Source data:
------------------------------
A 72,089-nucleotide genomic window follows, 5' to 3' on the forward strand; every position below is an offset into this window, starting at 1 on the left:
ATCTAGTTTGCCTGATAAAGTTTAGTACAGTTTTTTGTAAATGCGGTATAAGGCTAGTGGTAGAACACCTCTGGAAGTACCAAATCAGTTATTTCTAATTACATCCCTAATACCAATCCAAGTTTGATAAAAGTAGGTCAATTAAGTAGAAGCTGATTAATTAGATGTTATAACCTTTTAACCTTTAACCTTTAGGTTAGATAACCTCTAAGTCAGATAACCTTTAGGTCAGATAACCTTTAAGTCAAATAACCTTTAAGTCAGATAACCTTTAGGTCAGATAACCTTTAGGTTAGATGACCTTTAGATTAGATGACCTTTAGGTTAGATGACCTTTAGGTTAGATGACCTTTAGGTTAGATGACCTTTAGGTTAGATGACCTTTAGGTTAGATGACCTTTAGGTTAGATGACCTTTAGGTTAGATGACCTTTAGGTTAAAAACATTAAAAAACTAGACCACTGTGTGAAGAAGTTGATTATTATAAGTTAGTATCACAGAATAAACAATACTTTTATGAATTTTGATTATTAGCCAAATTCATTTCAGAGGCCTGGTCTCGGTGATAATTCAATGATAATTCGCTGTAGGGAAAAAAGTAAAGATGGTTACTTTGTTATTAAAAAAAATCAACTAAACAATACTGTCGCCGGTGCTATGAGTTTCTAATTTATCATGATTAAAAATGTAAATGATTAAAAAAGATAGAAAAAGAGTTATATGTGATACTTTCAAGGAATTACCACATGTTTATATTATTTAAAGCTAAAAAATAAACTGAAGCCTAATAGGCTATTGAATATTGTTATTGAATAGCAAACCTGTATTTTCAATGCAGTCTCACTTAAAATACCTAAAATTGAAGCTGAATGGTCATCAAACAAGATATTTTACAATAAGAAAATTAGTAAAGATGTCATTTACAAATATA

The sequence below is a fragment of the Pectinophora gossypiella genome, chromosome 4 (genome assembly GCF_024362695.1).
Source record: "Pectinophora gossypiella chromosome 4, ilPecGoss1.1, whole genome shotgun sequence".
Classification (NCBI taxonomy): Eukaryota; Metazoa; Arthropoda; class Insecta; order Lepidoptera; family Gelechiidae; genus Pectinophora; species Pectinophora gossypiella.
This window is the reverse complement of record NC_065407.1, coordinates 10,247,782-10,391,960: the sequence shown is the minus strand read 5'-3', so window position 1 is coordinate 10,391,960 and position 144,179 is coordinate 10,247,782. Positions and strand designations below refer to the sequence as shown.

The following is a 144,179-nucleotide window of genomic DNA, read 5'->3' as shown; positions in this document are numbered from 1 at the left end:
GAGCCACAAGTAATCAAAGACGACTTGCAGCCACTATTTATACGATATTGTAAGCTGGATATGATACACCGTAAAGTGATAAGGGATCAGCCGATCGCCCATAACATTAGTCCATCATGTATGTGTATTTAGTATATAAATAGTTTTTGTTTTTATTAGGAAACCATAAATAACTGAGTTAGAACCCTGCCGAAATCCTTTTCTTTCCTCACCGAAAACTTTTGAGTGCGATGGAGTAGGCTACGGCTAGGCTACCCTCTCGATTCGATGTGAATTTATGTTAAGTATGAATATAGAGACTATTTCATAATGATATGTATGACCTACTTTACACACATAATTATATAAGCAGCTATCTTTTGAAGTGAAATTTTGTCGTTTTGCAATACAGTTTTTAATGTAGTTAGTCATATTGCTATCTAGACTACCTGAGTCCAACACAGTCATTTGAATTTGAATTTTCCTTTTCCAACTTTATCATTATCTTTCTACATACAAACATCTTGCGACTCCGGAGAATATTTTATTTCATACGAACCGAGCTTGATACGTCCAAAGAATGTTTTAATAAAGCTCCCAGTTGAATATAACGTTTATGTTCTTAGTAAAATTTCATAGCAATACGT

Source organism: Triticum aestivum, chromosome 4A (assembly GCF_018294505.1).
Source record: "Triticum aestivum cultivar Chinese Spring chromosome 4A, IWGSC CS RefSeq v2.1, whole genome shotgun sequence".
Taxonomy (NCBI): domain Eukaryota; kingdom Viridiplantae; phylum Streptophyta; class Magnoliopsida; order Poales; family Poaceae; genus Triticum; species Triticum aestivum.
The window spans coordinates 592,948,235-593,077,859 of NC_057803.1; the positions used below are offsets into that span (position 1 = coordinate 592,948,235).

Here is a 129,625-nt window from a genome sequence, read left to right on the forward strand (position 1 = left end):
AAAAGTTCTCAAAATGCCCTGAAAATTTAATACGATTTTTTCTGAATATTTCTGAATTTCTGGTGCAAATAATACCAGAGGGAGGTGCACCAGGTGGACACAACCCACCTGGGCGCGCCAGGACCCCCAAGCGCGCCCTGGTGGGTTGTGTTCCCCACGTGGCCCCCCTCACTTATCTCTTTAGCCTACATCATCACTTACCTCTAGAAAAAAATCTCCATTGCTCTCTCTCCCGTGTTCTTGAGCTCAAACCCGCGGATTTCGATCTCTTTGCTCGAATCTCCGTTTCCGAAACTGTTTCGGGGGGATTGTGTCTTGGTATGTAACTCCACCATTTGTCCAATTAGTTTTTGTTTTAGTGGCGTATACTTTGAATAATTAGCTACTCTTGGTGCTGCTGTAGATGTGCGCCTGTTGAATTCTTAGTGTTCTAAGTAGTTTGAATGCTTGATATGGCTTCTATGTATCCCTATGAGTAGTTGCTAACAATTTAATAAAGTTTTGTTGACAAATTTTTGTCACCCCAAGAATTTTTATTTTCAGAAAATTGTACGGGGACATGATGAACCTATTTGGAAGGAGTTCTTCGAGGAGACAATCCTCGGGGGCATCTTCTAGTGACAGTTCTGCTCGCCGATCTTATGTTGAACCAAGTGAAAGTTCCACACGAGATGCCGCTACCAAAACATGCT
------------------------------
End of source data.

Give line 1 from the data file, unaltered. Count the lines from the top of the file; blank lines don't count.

A 72,089-nucleotide genomic window follows, 5' to 3' on the forward strand; every position below is an offset into this window, starting at 1 on the left: